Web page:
13 Tribes Inhabited Island

Footnotes to Long Island History

13 Tribes Inhabited Island


Thomas R. Bayles


By Thomas R. Bayles


            When the Island was first settled by the whites it was inhabited by 13 tribes or groups of Indians.  The Canarsee, Rockaway, Merrick, Marsapeague, Secatogue and Unkechaug lived on the South Shore.  On the Nort were the Matinecock, Nesaquake, Setalcott and the Corchaug.  On the east end of the Island were the Shinnecock, Manhasset and the Montauks.

            The Unkechaug tribe occupied the South Shore of Brookhaven town with headquarters in Mastic, and Tobaccus was the sachem of this tribe in 1664.

            The North Shore of Brookhaven town inhabited by the Setalcott tribe, which had headquarters at Setauket and was a very powerful group. 

            The Montauks probably had been the mast warlike tribe on the Island and had reduced the other tribes or groups to some kind of subjection.  Wyandanch, the sachem of the Montauks, was grand sachem of all the tribes on the Island and his signature was required to the early Indian deeds in addition to that of the sachem of the local tribe when land was purchased by the white settlers.

            In 1659 Wyandanch conveyed to Lyon Gardiner the territory comprising the town of Smithtown, then occupied by the Nesaquake Indians.  This was done in gratitude to Gardiner for rescuing the daughter of Wyandanch from the Narragansett tribe who had captured her during an invasion of the Montauk tribe by the Narragansetts from across the sound. 

            Wyandanch seems to have been the friend of the white men always and it was no doubt this friendly relation which existed between him and the white settlers that made their relations with the Indians of Long Island so peaceful and harmonious.  Wyandanch refused to enter into any conspiracy with the tribes from across the sound and always maintained a friendly attitude towards the white settlers.  Many a monument has been erected to those less worthy of memorial than Wyandanch, the white man's unwavering friend, whose grave lies unmarked in the solitude of Montauk.

            The Indian names of Long Island are said to have been Sewanhacky, Wamponomon and Paumanake.  The first two are said to have come from the abundance of the quahog, or hard clam, the shell of which furnished wampum, which was first used as money in the settlements.

            The Indians of the Island were tall and straight, muscular and agile, with straight hair and reddish brown complexion.  Their language was the Algonquin, the highly descriptive tongue in which John Eliot wrote the Indian Bible, and was the language which greeted the Pilgrims at Plymouth.  It is doubtful if there is anyone now living who can speak this tongue, which was used so freely in those early days.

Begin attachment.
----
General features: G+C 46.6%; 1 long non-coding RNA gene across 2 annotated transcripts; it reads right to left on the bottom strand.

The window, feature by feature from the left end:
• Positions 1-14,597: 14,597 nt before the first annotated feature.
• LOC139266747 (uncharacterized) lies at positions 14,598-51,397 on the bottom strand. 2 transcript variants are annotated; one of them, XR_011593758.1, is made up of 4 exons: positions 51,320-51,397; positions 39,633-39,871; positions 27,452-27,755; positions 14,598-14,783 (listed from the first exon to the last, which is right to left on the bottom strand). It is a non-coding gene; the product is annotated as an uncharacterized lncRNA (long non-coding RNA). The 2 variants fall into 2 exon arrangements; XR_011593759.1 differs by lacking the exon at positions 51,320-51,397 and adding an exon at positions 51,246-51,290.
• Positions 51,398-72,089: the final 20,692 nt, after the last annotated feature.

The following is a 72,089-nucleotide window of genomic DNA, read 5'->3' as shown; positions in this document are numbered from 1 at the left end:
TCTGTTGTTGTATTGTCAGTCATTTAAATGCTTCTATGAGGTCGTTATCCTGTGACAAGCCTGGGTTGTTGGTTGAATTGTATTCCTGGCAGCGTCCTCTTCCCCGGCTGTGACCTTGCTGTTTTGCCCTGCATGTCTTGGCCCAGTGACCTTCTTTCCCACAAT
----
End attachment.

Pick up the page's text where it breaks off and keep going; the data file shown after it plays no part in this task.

At the time of the first white settlement on the Island the Indian population was very large as shown by the shell banks found at various places around the shores of the bays and coves.  Their settlements were always near the shores on the north and south sides of the Island, as there they found most of their food, fish and clams, and their transportation was by canoe along the waters.  The forests toward the middle of the Island were their hunting grounds for wild game and clearings were made where they planted Indian corn, place a fish in each hill for fertilizer.

            In 1653 the Narragansett Indians, under Ninigret, one of their chiefs, invaded the territory of the Montauks, and commenced a war which lasted for several years, and would have exterminated the whole Montauk tribe if they had not received help from the white settlers.  They were compelled to abandon their villages and flee for refuge to East Hampton, where they were kindly received and protected.

            The commissioners sent supplies and military supplies to the towns of East Hampton and Southampton, and to the Indians.  They also stationed an armed vessel in the sound under the command of Captain John Youngs, with orders to wreck Ninigret's canoes and destroy his forces if he attempted to land on the Island.  This war seems to have continued until about 1657.  It left the Montauks in a very much weakened condition.  

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